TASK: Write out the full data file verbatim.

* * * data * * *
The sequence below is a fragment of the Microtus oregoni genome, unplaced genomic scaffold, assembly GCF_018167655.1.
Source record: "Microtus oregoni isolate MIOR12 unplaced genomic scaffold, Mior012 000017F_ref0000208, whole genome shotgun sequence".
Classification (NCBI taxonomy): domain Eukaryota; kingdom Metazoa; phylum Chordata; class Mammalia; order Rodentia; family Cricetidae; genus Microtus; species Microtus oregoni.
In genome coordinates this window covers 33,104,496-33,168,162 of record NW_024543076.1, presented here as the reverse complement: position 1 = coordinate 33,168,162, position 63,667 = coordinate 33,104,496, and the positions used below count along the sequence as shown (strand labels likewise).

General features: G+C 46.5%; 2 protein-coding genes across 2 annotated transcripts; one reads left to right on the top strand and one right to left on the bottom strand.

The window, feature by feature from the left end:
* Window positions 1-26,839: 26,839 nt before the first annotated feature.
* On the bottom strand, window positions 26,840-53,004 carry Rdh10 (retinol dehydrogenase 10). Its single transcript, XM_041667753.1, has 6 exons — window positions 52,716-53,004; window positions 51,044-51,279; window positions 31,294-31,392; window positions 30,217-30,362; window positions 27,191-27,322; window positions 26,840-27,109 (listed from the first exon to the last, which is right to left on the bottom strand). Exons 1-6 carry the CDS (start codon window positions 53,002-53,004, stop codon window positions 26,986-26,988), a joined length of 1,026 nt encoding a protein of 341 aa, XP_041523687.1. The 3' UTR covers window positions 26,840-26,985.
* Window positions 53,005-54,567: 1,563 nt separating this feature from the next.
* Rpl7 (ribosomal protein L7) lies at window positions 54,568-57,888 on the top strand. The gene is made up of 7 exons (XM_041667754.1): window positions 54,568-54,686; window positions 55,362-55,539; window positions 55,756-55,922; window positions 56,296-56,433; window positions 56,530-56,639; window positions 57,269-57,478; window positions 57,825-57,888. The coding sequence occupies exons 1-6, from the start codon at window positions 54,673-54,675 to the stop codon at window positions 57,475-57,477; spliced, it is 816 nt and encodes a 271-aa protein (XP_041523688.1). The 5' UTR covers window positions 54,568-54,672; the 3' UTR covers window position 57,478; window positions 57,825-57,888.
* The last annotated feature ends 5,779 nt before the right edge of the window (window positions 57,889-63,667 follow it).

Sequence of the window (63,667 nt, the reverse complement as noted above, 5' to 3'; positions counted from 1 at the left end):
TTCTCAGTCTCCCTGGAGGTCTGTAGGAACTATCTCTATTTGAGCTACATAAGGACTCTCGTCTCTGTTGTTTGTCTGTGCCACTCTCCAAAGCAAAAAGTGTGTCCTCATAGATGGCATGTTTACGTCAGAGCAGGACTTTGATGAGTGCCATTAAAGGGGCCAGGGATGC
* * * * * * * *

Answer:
The sequence below is a fragment of the Microtus oregoni genome, unplaced genomic scaffold, assembly GCF_018167655.1.
Source record: "Microtus oregoni isolate MIOR12 unplaced genomic scaffold, Mior012 000017F_ref0000208, whole genome shotgun sequence".
Classification (NCBI taxonomy): domain Eukaryota; kingdom Metazoa; phylum Chordata; class Mammalia; order Rodentia; family Cricetidae; genus Microtus; species Microtus oregoni.
In genome coordinates this window covers 33,104,496-33,168,162 of record NW_024543076.1, presented here as the reverse complement: position 1 = coordinate 33,168,162, position 63,667 = coordinate 33,104,496, and the positions used below count along the sequence as shown (strand labels likewise).

General features: G+C 46.5%; 2 protein-coding genes across 2 annotated transcripts; one reads left to right on the top strand and one right to left on the bottom strand.

The window, feature by feature from the left end:
* Window positions 1-26,839: 26,839 nt before the first annotated feature.
* On the bottom strand, window positions 26,840-53,004 carry Rdh10 (retinol dehydrogenase 10). Its single transcript, XM_041667753.1, has 6 exons — window positions 52,716-53,004; window positions 51,044-51,279; window positions 31,294-31,392; window positions 30,217-30,362; window positions 27,191-27,322; window positions 26,840-27,109 (listed from the first exon to the last, which is right to left on the bottom strand). Exons 1-6 carry the CDS (start codon window positions 53,002-53,004, stop codon window positions 26,986-26,988), a joined length of 1,026 nt encoding a protein of 341 aa, XP_041523687.1. The 3' UTR covers window positions 26,840-26,985.
* Window positions 53,005-54,567: 1,563 nt separating this feature from the next.
* Rpl7 (ribosomal protein L7) lies at window positions 54,568-57,888 on the top strand. The gene is made up of 7 exons (XM_041667754.1): window positions 54,568-54,686; window positions 55,362-55,539; window positions 55,756-55,922; window positions 56,296-56,433; window positions 56,530-56,639; window positions 57,269-57,478; window positions 57,825-57,888. The coding sequence occupies exons 1-6, from the start codon at window positions 54,673-54,675 to the stop codon at window positions 57,475-57,477; spliced, it is 816 nt and encodes a 271-aa protein (XP_041523688.1). The 5' UTR covers window positions 54,568-54,672; the 3' UTR covers window position 57,478; window positions 57,825-57,888.
* The last annotated feature ends 5,779 nt before the right edge of the window (window positions 57,889-63,667 follow it).

Sequence of the window (63,667 nt, the reverse complement as noted above, 5' to 3'; positions counted from 1 at the left end):
TTCTCAGTCTCCCTGGAGGTCTGTAGGAACTATCTCTATTTGAGCTACATAAGGACTCTCGTCTCTGTTGTTTGTCTGTGCCACTCTCCAAAGCAAAAAGTGTGTCCTCATAGATGGCATGTTTACGTCAGAGCAGGACTTTGATGAGTGCCATTAAAGGGGCCAGGGATGC